“The theft of intellectual property by foreign countries costs our nation millions of jobs and billions and billions of dollars each and every year,” Trump said, as he signed the memo surrounded by trade advisers and company executives. “For too long, this wealth has been drained from our country while Washington has done nothing... But Washington will turn a blind eye no longer.”

Officials said the memorandum would direct their top trade negotiator, U.S. Trade Representative Robert E. Lighthizer, to determine whether to launch an investigation. The inquiry would give the president broad authority to retaliate if it finds that China is compromising U.S. intellectual property. U.S. intellectual property, a measure that could eventually result in a wide range of penalties as the administration seeks a new way to deal with what it calls Chinese violations of the rules of international trade."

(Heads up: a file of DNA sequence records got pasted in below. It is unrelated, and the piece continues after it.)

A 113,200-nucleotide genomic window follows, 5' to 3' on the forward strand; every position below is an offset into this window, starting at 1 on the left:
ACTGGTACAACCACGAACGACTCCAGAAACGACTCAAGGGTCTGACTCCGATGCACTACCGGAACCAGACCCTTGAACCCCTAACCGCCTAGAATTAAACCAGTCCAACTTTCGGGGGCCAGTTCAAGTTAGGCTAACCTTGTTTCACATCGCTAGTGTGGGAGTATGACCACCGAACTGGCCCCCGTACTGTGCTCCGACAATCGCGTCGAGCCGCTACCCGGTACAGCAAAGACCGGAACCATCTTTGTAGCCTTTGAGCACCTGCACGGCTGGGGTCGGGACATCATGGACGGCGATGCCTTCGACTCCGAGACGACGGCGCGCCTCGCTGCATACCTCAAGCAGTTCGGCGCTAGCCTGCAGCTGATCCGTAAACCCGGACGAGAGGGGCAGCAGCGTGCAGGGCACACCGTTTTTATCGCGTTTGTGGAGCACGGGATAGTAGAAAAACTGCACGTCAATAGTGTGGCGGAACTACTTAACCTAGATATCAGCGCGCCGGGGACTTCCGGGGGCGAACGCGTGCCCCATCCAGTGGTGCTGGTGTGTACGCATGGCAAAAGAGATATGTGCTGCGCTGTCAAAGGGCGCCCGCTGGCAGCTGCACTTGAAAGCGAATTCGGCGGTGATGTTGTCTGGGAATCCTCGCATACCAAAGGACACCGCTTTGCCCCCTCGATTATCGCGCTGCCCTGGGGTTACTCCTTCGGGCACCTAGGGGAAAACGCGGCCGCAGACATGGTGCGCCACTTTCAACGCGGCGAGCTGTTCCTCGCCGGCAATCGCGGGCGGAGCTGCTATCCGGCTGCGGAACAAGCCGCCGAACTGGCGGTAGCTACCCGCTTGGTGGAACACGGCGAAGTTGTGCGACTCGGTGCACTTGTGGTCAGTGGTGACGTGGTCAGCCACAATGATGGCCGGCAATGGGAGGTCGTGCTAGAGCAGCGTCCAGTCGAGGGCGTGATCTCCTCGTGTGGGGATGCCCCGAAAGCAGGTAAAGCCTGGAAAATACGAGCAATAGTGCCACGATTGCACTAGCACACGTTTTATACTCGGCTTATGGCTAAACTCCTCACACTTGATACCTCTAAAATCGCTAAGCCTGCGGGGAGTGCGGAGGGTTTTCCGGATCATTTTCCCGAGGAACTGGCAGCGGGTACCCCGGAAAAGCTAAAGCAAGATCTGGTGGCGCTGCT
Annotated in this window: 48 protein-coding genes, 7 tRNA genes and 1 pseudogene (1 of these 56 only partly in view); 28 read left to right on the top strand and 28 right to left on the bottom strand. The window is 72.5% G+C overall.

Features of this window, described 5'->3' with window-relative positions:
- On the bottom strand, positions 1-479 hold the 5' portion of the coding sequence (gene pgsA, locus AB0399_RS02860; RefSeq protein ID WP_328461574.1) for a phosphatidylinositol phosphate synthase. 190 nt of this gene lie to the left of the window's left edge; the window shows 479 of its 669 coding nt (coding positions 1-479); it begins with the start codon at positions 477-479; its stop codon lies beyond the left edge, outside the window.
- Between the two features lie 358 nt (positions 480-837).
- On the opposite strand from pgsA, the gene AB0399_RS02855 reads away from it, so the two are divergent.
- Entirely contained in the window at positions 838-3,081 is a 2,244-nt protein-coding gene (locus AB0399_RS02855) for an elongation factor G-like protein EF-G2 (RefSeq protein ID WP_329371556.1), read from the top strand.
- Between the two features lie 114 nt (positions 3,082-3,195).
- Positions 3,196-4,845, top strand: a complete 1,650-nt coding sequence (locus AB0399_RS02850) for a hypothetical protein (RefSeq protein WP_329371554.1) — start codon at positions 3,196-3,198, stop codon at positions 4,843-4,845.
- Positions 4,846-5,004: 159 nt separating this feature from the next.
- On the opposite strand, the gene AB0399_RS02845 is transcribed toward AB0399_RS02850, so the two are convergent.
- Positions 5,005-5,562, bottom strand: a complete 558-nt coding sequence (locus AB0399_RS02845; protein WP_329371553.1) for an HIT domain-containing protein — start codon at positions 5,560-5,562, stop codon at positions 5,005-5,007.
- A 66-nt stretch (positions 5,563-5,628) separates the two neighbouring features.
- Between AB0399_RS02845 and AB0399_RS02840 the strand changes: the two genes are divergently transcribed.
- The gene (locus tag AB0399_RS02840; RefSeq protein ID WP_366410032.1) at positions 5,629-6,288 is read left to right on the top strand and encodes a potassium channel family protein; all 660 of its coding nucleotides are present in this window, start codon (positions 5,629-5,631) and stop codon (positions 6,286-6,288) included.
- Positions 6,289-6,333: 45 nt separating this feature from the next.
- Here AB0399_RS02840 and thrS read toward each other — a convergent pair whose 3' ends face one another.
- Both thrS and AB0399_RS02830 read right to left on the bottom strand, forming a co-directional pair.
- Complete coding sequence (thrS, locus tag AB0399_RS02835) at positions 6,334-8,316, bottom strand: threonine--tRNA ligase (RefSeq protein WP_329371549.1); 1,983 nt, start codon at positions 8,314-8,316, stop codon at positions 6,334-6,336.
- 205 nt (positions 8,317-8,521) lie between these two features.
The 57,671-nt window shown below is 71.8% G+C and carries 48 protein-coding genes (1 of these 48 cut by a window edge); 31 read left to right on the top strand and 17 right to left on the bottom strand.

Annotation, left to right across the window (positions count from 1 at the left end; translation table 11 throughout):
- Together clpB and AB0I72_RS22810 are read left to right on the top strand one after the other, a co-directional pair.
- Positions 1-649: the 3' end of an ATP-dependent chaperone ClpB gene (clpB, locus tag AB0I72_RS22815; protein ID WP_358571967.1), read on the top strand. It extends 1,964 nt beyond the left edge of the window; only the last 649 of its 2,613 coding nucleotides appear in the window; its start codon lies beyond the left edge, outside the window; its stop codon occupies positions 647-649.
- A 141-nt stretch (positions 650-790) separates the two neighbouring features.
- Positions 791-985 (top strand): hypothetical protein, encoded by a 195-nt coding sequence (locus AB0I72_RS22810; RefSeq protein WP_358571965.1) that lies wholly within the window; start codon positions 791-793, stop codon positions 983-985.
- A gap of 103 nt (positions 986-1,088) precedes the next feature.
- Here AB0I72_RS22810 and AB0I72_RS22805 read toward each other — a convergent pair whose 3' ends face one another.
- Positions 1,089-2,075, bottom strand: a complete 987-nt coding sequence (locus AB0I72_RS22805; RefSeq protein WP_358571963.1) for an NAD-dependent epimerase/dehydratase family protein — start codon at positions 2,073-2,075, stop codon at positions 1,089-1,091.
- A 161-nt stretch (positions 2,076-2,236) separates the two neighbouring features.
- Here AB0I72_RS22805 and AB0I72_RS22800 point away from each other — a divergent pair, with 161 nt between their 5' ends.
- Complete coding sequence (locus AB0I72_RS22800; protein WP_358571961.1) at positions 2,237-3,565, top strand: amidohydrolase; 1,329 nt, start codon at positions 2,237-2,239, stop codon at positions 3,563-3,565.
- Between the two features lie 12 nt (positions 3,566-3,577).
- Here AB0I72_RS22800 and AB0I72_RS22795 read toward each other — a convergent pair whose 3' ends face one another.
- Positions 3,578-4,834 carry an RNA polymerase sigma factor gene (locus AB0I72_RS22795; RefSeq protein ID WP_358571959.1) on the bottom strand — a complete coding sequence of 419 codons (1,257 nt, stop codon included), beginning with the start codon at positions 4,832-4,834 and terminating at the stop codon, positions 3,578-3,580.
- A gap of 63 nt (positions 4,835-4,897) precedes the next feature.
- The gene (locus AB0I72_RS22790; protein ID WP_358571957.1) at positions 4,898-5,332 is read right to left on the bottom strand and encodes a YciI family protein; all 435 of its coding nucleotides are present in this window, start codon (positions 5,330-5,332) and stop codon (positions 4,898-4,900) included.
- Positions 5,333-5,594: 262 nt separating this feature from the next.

Monday, August 14, 2017

Do I need an overseas trademark?; Lexology, August 14, 2017

HopgoodGanim, Lexology; Do I need an overseas trademark?

"There is no such thing as an “international” registered trademark. Trademarks are registered on a jurisdiction by jurisdiction basis.

However, there are ways in which you can quickly and cost-effectively file in multiple jurisdictions at the same time, which we discuss further below.

If you are selling or promoting goods or services in another country (or indirectly, by distributors or agents), then it is advisable to apply to register a trademark in that overseas country. Otherwise, you risk losing your rights to your brand in that country or potentially infringing another’s registered trademark...

How can I register my trademark overseas?
There are two ways a business owner can register a trademark overseas:
  1. apply directly for registration in the country that the business owner wishes their trademark to have effect; and